Agriculture
Keeping Bugs Away from Food
Watering the Air
Making the most of a meal
Amphibians
Salamanders and Newts
Bullfrogs
Frogs and Toads
Animals
Lucky Survival for Black Cats
Navigating by the Light of the Moon
Moss Echoes of Hunting
Behavior
Night of the living ants
The Other Side of the Zoo Fence
Bringing fish back up to size
Birds
Seagulls
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Makeup Science
Scientist Profile: Wally Gilbert
Atom Hauler
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Nonstop Robot
A Classroom of the Mind
New twists for phantom limbs
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The man who rocked biology to its core
Hall of Dinos
The Paleontologist and the Three Dinosaurs
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Earth
Killer Space Rock Snuffed Out Ancient Life
Ancient Heights
Warmest Year on Record
Environment
Animal CSI or from Science Lab to Crime Lab
Easy Ways to Conserve Water
Shrimpy Invaders
Finding the Past
Sahara Cemetery
Of Lice and Old Clothes
Early Maya Writing
Fish
Megamouth Sharks
Cleaning Up Fish Farms
Mahi-Mahi
Food and Nutrition
Symbols from the Stone Age
The mercury in that tuna
Allergies: From Bee Stings to Peanuts
GSAT English Rules
Pronouns
Order of Adjectives
Adjectives and Adverbs
GSAT Exam Preparation Jamaica
The Annual GSAT Scholarships
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GSAT Practice Papers | GSAT Mathematics | Maths
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A Sweet Advance in Candy Packing
Human Body
A Fix for Injured Knees
Spit Power
Teen Brains, Under Construction
Invertebrates
Crustaceans
Flies
Sea Anemones
Mammals
Manatees
Bobcats
Hamsters
Parents
Choosing a Preschool: What to Consider
Children and Media
What Not to Say to Emerging Readers
Physics
Project Music
Road Bumps
Powering Ball Lightning
Plants
Pumping Up Poison Ivy
Tracking the Sun Improves Plant Pollen
Stalking Plants by Scent
Reptiles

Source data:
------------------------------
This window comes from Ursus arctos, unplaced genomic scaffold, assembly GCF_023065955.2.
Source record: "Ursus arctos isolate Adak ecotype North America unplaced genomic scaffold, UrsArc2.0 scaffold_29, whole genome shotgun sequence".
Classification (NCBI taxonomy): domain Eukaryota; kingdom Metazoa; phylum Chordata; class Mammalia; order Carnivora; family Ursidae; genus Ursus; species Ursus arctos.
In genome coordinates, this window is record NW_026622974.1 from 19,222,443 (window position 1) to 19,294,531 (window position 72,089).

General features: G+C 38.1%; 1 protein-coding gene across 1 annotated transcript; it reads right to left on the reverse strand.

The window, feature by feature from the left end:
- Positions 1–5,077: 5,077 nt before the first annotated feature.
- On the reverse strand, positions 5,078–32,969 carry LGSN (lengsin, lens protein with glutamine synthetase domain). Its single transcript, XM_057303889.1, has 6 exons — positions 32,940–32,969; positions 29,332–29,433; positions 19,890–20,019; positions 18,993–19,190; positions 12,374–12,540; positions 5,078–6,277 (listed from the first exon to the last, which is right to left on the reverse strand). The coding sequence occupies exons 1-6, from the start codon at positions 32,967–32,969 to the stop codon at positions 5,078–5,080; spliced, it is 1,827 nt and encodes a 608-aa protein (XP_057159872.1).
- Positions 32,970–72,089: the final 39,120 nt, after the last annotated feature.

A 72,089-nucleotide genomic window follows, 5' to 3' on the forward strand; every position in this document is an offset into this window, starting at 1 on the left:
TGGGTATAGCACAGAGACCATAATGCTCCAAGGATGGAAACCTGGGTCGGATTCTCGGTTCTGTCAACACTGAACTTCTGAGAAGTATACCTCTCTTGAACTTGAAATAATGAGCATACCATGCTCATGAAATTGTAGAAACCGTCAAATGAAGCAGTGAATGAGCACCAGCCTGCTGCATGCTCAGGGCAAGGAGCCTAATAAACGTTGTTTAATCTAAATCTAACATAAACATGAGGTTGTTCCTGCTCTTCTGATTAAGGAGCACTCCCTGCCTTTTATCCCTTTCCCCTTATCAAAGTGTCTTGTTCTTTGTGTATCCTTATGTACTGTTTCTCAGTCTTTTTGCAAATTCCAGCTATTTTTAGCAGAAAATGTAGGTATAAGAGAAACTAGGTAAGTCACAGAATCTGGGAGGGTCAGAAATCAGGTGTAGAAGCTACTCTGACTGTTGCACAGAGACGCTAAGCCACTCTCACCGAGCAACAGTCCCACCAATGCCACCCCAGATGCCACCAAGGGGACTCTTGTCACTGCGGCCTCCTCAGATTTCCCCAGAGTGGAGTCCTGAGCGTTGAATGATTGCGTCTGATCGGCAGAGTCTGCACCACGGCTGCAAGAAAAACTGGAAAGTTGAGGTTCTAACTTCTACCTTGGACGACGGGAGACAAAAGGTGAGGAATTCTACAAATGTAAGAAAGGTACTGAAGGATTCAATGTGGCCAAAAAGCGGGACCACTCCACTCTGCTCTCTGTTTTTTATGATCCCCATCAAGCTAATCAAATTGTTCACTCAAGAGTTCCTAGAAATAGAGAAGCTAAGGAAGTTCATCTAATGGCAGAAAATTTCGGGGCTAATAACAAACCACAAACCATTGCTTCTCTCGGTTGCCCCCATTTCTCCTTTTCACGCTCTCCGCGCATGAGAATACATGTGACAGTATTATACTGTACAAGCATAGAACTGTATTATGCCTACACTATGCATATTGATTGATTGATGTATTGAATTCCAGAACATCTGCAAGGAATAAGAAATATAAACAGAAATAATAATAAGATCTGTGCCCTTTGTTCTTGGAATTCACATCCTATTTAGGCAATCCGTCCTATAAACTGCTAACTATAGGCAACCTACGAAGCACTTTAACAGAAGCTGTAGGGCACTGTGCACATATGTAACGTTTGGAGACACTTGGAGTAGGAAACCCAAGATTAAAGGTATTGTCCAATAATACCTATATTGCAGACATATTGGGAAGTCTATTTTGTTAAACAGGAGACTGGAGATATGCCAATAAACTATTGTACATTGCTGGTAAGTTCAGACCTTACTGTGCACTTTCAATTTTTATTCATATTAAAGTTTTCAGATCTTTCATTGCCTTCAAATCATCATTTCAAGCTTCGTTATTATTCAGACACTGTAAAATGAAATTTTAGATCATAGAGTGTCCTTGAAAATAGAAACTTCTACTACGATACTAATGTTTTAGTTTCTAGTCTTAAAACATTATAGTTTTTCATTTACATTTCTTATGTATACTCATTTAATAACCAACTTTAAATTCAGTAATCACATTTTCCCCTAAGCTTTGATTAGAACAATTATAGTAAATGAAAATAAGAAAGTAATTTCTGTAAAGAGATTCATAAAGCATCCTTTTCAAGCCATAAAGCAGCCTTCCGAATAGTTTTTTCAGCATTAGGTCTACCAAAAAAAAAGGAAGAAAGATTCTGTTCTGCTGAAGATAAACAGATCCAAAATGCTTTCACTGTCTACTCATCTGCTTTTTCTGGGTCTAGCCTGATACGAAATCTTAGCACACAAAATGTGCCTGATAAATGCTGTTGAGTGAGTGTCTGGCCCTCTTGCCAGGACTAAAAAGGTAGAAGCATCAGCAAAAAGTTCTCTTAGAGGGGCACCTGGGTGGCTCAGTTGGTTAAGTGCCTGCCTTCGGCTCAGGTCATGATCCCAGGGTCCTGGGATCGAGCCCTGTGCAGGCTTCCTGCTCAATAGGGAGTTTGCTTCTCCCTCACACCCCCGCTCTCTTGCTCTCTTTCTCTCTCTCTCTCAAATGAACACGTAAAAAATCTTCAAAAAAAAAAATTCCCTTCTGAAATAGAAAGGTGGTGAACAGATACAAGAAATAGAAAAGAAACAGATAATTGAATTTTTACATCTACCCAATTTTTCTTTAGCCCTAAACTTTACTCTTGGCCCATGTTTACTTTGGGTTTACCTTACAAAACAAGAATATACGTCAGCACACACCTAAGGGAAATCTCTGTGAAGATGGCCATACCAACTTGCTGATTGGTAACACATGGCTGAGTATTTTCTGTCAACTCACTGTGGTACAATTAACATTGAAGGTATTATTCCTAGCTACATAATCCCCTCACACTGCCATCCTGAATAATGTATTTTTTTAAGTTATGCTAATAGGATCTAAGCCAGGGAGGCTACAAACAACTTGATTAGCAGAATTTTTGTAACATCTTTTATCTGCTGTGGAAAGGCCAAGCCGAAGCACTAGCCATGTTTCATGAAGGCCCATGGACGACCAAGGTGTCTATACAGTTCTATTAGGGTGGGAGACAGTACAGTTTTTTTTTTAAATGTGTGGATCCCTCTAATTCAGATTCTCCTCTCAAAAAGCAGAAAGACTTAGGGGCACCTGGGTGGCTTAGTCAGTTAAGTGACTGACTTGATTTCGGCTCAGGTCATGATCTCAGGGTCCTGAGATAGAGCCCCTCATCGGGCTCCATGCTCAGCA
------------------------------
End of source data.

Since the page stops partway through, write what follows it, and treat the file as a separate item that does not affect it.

Garter Snakes
Snapping Turtles
Asp
Space and Astronomy
A Planet from the Early Universe
Ringing Saturn
Saturn's Spongy Moon
Technology and Engineering
Squeezing Oil from Old Wells
A Light Delay
Beyond Bar Codes
The Parts of Speech
Problems with Prepositions
Pronouns
Adjectives and Adverbs
Transportation
Robots on a Rocky Road
Seen on the Science Fair Scene
Flying the Hyper Skies
Weather
Arctic Melt
A Dire Shortage of Water
Weekend Weather Really Is Different
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Witnessing a Rare Venus Eclipse

Planet-watchers, take note. A rare event is coming to the sky next week. On Tuesday, June 8, Venus will cross in front of the sun for the first time since 1882, as seen from Earth. But don't try to watch it with your unprotected eyes. Staring at the sun can cause serious damage. If you have access to the right kind of equipment, though, and you're in the right place at the right time, the planet will look like a black dot drifting across the sun's surface. The event, called a transit, will last about 6 hours. In the eastern United States, people will be able to see only the last 90 minutes of the event. Europe will be a much better place to witness this momentous occasion. Better yet, anyone can watch it happen on the Internet. The transit will begin at about 12:30 a.m. Eastern Daylight Time (EDT) and end at about 6:30 a.m. EDT. From 12 a.m. to 7 a.m. EDT, the Norwegian Astronomical Association will Webcast the event from a few places in Norway at www.astronomy.no/. You can also go to the Web site www.exploratorium.edu/venus/ (Exploratorium). From 1 a.m. EDT to 7 a.m. EDT, a crew from the Exploratorium science museum in San Francisco will send images from Greece. If you live in a place where the transit will be visible, you can try watching it by allowing sunlight to shine through a pinhole onto a piece of paper. Look down at the paper, not up at the sky, to watch Venus cross the sun's face. It's worth finding some way to experience the event. Venus will cross in front of the sun only one more time this century—in the year 2012.—E. Sohn

Witnessing a Rare Venus Eclipse
Witnessing a Rare Venus Eclipse








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